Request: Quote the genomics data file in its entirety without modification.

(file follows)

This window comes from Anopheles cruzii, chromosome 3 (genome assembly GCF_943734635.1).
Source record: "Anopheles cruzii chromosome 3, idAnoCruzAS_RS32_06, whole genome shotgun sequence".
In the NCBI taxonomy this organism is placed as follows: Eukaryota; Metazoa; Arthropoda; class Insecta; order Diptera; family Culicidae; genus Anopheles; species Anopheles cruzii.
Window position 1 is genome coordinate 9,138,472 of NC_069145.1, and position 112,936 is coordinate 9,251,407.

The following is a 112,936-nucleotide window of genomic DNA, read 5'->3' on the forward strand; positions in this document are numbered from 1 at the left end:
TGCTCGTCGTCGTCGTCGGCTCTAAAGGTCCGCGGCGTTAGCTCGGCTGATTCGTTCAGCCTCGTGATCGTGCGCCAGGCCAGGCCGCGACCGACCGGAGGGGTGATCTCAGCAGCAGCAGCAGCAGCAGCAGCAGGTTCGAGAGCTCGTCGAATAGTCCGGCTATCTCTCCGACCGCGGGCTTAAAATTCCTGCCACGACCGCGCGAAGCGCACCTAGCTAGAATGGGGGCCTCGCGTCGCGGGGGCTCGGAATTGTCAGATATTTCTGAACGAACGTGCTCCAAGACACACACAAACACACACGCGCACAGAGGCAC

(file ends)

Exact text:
This window comes from Anopheles cruzii, chromosome 3 (genome assembly GCF_943734635.1).
Source record: "Anopheles cruzii chromosome 3, idAnoCruzAS_RS32_06, whole genome shotgun sequence".
In the NCBI taxonomy this organism is placed as follows: Eukaryota; Metazoa; Arthropoda; class Insecta; order Diptera; family Culicidae; genus Anopheles; species Anopheles cruzii.
Window position 1 is genome coordinate 9,138,472 of NC_069145.1, and position 112,936 is coordinate 9,251,407.

The following is a 112,936-nucleotide window of genomic DNA, read 5'->3' on the forward strand; positions in this document are numbered from 1 at the left end:
TGCTCGTCGTCGTCGTCGGCTCTAAAGGTCCGCGGCGTTAGCTCGGCTGATTCGTTCAGCCTCGTGATCGTGCGCCAGGCCAGGCCGCGACCGACCGGAGGGGTGATCTCAGCAGCAGCAGCAGCAGCAGCAGCAGGTTCGAGAGCTCGTCGAATAGTCCGGCTATCTCTCCGACCGCGGGCTTAAAATTCCTGCCACGACCGCGCGAAGCGCACCTAGCTAGAATGGGGGCCTCGCGTCGCGGGGGCTCGGAATTGTCAGATATTTCTGAACGAACGTGCTCCAAGACACACACAAACACACACGCGCACAGAGGCAC